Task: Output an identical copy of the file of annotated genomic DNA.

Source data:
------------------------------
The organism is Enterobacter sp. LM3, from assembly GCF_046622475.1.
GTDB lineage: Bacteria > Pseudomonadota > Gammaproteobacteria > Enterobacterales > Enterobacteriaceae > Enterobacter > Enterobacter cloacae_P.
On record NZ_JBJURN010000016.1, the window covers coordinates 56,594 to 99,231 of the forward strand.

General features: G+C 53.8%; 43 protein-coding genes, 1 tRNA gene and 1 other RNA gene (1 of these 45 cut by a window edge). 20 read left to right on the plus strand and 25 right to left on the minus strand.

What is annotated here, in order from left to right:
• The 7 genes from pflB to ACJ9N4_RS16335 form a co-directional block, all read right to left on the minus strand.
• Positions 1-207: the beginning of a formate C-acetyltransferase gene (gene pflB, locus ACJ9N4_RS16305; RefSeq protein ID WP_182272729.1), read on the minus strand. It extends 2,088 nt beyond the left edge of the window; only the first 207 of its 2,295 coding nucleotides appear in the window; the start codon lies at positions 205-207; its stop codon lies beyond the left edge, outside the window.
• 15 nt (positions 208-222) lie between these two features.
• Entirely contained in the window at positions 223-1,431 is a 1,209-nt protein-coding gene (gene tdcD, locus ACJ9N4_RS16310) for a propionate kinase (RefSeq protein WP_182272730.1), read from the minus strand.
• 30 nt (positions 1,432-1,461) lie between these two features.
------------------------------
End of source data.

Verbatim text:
The organism is Enterobacter sp. LM3, from assembly GCF_046622475.1.
GTDB lineage: Bacteria > Pseudomonadota > Gammaproteobacteria > Enterobacterales > Enterobacteriaceae > Enterobacter > Enterobacter cloacae_P.
On record NZ_JBJURN010000016.1, the window covers coordinates 56,594 to 99,231 of the forward strand.

General features: G+C 53.8%; 43 protein-coding genes, 1 tRNA gene and 1 other RNA gene (1 of these 45 cut by a window edge). 20 read left to right on the plus strand and 25 right to left on the minus strand.

What is annotated here, in order from left to right:
• The 7 genes from pflB to ACJ9N4_RS16335 form a co-directional block, all read right to left on the minus strand.
• Positions 1-207: the beginning of a formate C-acetyltransferase gene (gene pflB, locus ACJ9N4_RS16305; RefSeq protein ID WP_182272729.1), read on the minus strand. It extends 2,088 nt beyond the left edge of the window; only the first 207 of its 2,295 coding nucleotides appear in the window; the start codon lies at positions 205-207; its stop codon lies beyond the left edge, outside the window.
• 15 nt (positions 208-222) lie between these two features.
• Entirely contained in the window at positions 223-1,431 is a 1,209-nt protein-coding gene (gene tdcD, locus ACJ9N4_RS16310) for a propionate kinase (RefSeq protein WP_182272730.1), read from the minus strand.
• 30 nt (positions 1,432-1,461) lie between these two features.